Field trip! This week the AGOinsider paid a visit to the ROM to see the latest exhibition In the Age of Rembrandt: Dutch Paintings from the Museum of Fine Arts, Boston. And yes, we didn’t forget our permission slips. And no, we weren’t disappointed.
Featuring 70 paintings, including intensely observed still life paintings, detailed interiors, moody cityscapes and mesmerizing portraits, these striking artworks tell a nuanced and rich story of life in 17th century Netherlands. But as we found out, not all is as it seems. Because of their highly accomplished levels of realism, many of these works contain hidden meanings, with artists delighting in curious detail, metaphor and visual puns.
Exhibit A: Rachel Ruysch’s Still Life with Flowers, 1709.
At first glance, this exquisite painting appears to be a celebration of colour and beauty. But a second look brings the eye to the broken stem of a marigold. Why would Ruysch choose to spotlight this? To remind us that life is as fragile as a flower.
Exhibit B: Jan de Bray’s Portrait of a Boy holding a Basket of Fruit, 1658.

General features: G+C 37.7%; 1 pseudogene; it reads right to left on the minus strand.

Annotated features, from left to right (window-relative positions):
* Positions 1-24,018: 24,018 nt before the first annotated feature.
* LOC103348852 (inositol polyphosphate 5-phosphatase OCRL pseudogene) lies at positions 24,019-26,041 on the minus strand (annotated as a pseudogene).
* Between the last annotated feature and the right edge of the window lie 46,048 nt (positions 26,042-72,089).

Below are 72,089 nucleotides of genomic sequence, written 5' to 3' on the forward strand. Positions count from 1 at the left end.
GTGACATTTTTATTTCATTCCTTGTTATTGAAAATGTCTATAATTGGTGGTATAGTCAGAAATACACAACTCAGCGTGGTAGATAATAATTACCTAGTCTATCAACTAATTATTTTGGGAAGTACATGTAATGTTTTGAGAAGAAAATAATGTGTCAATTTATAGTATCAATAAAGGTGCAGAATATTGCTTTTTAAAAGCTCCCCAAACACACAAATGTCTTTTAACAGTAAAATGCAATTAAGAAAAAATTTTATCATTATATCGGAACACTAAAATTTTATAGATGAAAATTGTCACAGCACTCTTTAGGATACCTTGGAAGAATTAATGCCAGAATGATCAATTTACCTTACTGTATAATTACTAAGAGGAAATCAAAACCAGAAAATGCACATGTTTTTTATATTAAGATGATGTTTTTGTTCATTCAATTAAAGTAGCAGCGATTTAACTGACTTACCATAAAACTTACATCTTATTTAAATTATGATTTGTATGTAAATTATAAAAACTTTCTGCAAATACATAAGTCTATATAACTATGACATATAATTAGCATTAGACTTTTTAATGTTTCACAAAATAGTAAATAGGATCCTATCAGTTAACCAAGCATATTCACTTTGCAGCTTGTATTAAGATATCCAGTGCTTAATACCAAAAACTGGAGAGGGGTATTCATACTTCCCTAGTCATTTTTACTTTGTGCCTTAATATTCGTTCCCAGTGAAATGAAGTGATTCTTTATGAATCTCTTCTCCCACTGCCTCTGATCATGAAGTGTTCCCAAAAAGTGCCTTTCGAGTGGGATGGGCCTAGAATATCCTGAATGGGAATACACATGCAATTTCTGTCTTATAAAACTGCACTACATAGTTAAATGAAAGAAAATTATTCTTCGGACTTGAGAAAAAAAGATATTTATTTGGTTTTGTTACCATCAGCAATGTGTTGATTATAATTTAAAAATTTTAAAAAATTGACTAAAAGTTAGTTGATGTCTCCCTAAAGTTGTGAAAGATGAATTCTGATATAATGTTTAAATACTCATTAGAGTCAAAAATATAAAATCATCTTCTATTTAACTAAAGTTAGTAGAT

At first look, the ivy trailing over the boy’s arm in this picture may not seem terribly odd. However, when you consider that ivy is a plant that overruns others and that fruit requires careful cultivation, one has to wonder if the artist is actually commenting on the moral fate of his subject, as he appears to be between symbols of good and bad upbringing.
These are a few of the exciting details on view this summer as the ROM hosts these remarkable works of art from the Dutch Golden Age. And get ready for more 17th century masterpieces this fall, when the AGO celebrates the return of The Massacre of the Innocents, part of Early Rubens, opening on October 12.
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